seekingwolf's avatar


You don’t know that he finds it “easy”. It may be that your problems (whatever they are) are difficult for him to hear about. He may find it emotionally trying to be there for you…there are many people like this, but that doesn’t make them any worse as friends.

I think you should ask him about this and see what his feelings are.

loser's avatar

Sounds like he might have some issues but I think you are totally justified in feeling whatever you’re feeling.

andrew's avatar

Oh, it’s hard, I know. This has happened to me before.

Perhaps he’s dealing with some shit and is incapable of giving you the support you need. Or perhaps he’s in a selfish period right now. Maybe he’s been dissatisfied with your friendship for a while, and is trying to be forceful so that he doesn’t double back on himself.

Best thing is to try and let it go for a little bit. I’ve had friendships ebb and flow: case in point. I had friend whom I thought I was very close with in grad school. He, unbeknownst to us all, auditioned for and enrolled in another grad school and then left to start over. No goodbye, nothing. It felt like a real betrayal.

Now, 5 years later, he’s moved to LA, and we’ve reconnected and see each other every day.

Yes, your feelings sound justified. Forcing it to move forward isn’t going to help, though. You’ll have other friends who become just as close.

nikipedia's avatar

You are always entitled to your feelings. Feel angry, feel hurt, feel betrayed. It sucks to lose a friend, especially when you feel like you’ve invested a lot and been the best friend you can be.

At the same time, it might be worthwhile to use the feedback he’s given you. It can be really, really difficult to be a friend to someone who is going through serious emotional crises. Sometimes, it can be too much, and you have to let that person go. Maybe that’s where your friend is right now.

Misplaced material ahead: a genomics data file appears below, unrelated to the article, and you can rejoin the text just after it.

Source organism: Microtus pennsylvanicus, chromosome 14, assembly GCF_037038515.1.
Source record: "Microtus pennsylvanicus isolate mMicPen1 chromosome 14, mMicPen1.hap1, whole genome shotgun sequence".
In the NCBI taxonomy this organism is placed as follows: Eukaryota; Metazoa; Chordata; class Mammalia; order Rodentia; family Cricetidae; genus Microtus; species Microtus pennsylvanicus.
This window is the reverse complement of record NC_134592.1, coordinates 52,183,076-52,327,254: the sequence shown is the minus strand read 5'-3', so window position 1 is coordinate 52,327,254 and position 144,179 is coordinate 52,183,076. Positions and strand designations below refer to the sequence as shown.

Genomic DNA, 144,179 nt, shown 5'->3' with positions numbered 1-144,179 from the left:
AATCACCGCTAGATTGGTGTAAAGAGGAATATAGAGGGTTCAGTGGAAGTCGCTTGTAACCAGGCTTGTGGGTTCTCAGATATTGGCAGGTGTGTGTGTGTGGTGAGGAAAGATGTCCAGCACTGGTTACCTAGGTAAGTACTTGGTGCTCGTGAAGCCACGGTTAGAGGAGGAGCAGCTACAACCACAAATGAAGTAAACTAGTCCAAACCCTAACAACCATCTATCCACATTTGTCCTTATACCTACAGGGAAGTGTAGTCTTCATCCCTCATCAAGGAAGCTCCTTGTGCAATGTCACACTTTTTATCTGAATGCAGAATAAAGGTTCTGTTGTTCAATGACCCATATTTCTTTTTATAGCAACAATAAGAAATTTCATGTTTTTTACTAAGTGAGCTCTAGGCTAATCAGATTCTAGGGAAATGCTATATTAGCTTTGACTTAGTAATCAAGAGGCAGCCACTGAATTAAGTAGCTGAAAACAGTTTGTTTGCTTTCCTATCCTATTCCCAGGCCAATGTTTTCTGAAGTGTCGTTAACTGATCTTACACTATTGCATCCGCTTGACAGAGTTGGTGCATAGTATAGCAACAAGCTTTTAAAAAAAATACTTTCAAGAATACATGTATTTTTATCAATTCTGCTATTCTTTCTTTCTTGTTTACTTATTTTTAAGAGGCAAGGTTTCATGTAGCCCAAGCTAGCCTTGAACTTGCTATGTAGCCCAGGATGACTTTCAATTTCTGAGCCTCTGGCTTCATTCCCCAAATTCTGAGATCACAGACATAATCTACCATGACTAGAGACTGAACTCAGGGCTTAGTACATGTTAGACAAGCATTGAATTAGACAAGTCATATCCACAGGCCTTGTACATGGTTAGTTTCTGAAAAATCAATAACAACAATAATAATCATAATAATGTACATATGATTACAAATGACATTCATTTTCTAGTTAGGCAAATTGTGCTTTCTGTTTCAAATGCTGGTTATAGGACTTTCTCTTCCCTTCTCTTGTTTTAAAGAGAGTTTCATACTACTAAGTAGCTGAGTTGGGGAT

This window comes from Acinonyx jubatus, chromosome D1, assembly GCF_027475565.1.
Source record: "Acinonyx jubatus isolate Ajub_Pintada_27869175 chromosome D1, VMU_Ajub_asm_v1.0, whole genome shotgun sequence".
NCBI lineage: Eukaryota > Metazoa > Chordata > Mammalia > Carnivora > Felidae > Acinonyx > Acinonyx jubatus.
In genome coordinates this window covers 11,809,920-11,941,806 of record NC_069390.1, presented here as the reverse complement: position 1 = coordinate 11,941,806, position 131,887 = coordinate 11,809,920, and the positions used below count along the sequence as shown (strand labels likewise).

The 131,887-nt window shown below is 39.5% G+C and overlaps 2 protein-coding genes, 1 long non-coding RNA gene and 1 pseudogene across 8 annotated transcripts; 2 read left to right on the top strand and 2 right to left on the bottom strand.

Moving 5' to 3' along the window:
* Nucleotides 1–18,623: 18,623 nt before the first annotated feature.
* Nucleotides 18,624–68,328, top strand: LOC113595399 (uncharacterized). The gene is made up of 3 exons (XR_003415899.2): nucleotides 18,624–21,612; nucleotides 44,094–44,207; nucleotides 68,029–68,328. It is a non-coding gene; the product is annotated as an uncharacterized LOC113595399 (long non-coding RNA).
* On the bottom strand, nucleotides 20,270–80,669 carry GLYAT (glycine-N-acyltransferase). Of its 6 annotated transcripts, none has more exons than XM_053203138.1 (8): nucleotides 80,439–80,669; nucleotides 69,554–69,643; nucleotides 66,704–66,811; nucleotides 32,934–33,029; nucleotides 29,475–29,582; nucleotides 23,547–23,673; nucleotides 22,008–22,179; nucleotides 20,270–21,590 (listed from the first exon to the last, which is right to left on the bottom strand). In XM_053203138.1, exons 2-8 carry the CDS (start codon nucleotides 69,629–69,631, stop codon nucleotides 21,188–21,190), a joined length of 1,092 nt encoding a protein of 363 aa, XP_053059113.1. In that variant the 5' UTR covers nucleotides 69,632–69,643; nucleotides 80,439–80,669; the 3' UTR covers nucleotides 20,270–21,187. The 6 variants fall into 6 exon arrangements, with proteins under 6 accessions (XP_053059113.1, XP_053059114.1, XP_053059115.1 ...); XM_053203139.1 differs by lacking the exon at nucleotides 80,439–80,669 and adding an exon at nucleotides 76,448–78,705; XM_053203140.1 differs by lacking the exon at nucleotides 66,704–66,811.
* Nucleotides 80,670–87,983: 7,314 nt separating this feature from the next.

If this guy is someone you really care about, maybe the best thing to do is to let him go until you feel more emotionally stable, and then try to reconnect with him.

Either way, I am so sorry to hear about how rough things have been for you. I hope things start to look up soon.

augustlan's avatar

Some people are just not good at ‘being there’ for people in need. It sucks, but it is a fact of life. It’s the reason people say “You find out who your true friends are when you…” get cancer, a divorce, your spouse dies, etc. That may be all there is to it. I’d still be pissed and hurt, but now you know.

cordovanessa's avatar

You are 100% entitled to the way that you feel and you shouldnt doubt or feel like you have to apologize for these feelings. Trust me I have lost friends for very dumb reasons and it sucks because Im sure that it completely blindsighted you and you would have never seen anything like this coming, but if thats how your “friend” feels, then you have to let go of them, and start depending on yourself to make you feel better, cause thats the only way your going to get through whatever it is your going through, because your the only one that can make things better for yourself. And if thats how they feel then its thier loss and at least you now know who is truly there for you… I truly hope that everything works out for you!